Reactor nr 3 in Onagawa was in July 7, 2006 due to pipe integrity concerns shut down, in November 25, 2006  following repairs the reactor was restarted. March 11, 2011 due to the earthquake damaged the turbines after a fire broke out and was shut down.

Picture of Onagawa.

Update on Japan

The past days have been largely a chaos of same,  reactor 1,2 or 3 or 4  is either burning or leaking, the radiation levels are undulating, things are far away from solved.

Latest is that they managed to get electricity to the power plant, hopefully, this might solve a huge problem. To what extent the failsafe containment vessels has been damaged is something no one can answer, and what consequences can happen?

This is taken from CNN.

When the earthquake struck and the Fukushima Daiichi reactors shut down, the water pumps lost power. Emergency diesel generators began to power the pumps. However, the tsunami that soon followed damaged the diesel generators. The pumps then operated on emergency battery power, which lasted for 8 hours before being exhausted.

Reactor No. 4 is one of the three reactors shut down for inspection when the earthquake and tsunami hit. However, nuclear fuel was still present in the building in the storage pond.

These fuel rods are not within the concrete and steel containment system that houses the reactor vessel. CNN contributors warn that a fire in the spent fuel storage pond could spread radioactive material directly into the surrounding environment.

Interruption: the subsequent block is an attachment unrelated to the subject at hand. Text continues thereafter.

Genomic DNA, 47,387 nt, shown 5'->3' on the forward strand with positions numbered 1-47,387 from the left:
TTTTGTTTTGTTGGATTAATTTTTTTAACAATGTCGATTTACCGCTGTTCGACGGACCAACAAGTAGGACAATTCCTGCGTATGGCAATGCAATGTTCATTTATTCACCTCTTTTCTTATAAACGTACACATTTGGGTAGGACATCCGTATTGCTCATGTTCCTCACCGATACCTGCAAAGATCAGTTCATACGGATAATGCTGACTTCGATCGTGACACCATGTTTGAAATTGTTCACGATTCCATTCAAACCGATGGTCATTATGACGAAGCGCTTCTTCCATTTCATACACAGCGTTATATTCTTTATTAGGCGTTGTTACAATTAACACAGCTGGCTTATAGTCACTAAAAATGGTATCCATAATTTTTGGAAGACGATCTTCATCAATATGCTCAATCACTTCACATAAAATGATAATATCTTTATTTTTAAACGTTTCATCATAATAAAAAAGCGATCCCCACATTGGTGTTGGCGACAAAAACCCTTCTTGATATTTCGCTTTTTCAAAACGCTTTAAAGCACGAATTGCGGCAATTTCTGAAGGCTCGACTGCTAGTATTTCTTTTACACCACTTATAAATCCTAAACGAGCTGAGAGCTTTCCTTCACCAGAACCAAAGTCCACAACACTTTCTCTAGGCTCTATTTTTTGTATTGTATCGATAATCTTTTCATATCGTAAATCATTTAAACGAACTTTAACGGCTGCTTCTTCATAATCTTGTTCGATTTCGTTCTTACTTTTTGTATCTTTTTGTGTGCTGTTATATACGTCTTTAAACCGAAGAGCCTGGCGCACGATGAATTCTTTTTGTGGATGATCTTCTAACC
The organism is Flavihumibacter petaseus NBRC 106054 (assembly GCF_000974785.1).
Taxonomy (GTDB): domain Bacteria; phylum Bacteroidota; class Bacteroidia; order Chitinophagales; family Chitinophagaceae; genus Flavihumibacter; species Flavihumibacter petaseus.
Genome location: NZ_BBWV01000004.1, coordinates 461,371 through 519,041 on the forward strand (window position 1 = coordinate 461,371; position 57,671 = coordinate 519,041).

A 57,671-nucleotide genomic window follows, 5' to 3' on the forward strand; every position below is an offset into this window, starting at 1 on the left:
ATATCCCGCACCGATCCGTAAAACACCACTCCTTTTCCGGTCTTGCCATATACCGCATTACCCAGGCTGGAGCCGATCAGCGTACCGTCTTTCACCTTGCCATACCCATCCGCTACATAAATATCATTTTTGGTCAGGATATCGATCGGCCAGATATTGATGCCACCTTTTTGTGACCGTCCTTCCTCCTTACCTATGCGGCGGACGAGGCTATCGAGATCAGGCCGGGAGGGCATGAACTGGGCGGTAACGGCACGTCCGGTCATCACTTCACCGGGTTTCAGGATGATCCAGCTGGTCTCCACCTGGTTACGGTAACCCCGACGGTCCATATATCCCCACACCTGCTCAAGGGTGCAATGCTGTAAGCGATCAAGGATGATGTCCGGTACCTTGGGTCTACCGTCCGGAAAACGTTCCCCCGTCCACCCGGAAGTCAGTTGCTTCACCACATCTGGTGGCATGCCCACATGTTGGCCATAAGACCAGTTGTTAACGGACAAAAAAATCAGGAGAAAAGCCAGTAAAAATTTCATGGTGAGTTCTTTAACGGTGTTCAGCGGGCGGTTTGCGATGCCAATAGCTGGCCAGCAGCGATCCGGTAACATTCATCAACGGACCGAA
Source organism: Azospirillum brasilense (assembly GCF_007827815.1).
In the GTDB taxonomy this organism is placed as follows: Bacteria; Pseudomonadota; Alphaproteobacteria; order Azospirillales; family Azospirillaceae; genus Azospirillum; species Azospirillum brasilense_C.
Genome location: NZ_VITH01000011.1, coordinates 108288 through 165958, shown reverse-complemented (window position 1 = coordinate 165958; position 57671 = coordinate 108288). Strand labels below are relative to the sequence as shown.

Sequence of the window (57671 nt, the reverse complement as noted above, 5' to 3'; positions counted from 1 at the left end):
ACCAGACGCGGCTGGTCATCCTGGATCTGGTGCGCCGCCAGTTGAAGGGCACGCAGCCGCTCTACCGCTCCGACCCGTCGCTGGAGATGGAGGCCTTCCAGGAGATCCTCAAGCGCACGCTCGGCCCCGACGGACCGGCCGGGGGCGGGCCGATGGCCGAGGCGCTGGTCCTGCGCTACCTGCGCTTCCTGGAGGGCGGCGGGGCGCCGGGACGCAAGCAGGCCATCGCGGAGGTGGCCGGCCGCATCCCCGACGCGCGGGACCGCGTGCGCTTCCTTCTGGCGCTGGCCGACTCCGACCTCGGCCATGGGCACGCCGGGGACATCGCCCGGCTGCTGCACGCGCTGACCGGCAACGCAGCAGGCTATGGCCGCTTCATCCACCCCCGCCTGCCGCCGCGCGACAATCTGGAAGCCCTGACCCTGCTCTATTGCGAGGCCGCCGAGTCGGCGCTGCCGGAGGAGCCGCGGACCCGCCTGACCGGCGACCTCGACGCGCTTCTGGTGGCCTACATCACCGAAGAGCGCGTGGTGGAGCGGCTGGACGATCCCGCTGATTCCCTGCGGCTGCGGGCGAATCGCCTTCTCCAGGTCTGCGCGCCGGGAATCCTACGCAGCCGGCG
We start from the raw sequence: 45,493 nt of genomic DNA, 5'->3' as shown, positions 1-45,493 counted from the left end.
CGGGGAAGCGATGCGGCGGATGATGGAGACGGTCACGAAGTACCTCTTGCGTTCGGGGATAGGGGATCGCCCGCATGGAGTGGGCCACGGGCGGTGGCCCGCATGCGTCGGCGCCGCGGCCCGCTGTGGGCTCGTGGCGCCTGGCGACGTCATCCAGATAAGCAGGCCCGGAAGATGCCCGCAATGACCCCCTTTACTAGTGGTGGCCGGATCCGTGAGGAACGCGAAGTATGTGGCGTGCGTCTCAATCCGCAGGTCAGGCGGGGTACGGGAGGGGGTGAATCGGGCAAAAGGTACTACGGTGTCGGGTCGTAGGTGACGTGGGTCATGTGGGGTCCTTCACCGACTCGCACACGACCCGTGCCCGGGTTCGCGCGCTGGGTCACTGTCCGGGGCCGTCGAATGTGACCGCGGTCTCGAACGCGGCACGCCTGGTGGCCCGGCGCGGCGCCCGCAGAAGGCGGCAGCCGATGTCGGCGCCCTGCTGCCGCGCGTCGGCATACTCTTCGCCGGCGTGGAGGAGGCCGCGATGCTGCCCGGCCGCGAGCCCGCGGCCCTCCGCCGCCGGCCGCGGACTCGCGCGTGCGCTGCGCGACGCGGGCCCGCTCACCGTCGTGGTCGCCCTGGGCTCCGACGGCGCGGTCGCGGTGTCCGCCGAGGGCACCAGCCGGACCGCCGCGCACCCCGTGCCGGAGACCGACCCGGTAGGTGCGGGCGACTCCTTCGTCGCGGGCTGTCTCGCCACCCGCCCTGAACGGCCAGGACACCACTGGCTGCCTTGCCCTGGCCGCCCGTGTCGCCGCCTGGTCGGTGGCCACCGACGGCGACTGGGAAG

The International Atomic Energy Agency (IAEA) developed the International Nuclear and Radiological Event Scale to identify the severity of incidents involving nuclear energy.

Chernobyl was a level 7 accident, the highest level, denoting a “major accident.”

Three Mile Island was classified a category 5, which is an “accident with wider consequences.”

The IAEA is not yet rating the incident in Japan on the INES scale.

http://www.cnn.com/interactive/2011/03/world/interactive.nuclear.japan/index.html?hpt=C2

Latest update: 12 April, Fukushima is classified as a 7.  It took the authorities some while to come forward with it. Even though its a 7, it differs in severity from Tjernobyl as for now,